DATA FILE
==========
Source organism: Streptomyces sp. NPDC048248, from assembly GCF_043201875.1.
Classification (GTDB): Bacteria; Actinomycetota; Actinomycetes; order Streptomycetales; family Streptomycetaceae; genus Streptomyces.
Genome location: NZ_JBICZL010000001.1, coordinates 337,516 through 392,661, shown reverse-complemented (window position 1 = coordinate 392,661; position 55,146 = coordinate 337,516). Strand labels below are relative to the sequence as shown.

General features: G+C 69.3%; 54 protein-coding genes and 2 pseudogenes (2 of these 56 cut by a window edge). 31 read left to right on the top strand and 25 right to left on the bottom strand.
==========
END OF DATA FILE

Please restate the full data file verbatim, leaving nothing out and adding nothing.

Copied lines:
Source organism: Streptomyces sp. NPDC048248, from assembly GCF_043201875.1.
Classification (GTDB): Bacteria; Actinomycetota; Actinomycetes; order Streptomycetales; family Streptomycetaceae; genus Streptomyces.
Genome location: NZ_JBICZL010000001.1, coordinates 337,516 through 392,661, shown reverse-complemented (window position 1 = coordinate 392,661; position 55,146 = coordinate 337,516). Strand labels below are relative to the sequence as shown.

General features: G+C 69.3%; 54 protein-coding genes and 2 pseudogenes (2 of these 56 cut by a window edge). 31 read left to right on the top strand and 25 right to left on the bottom strand.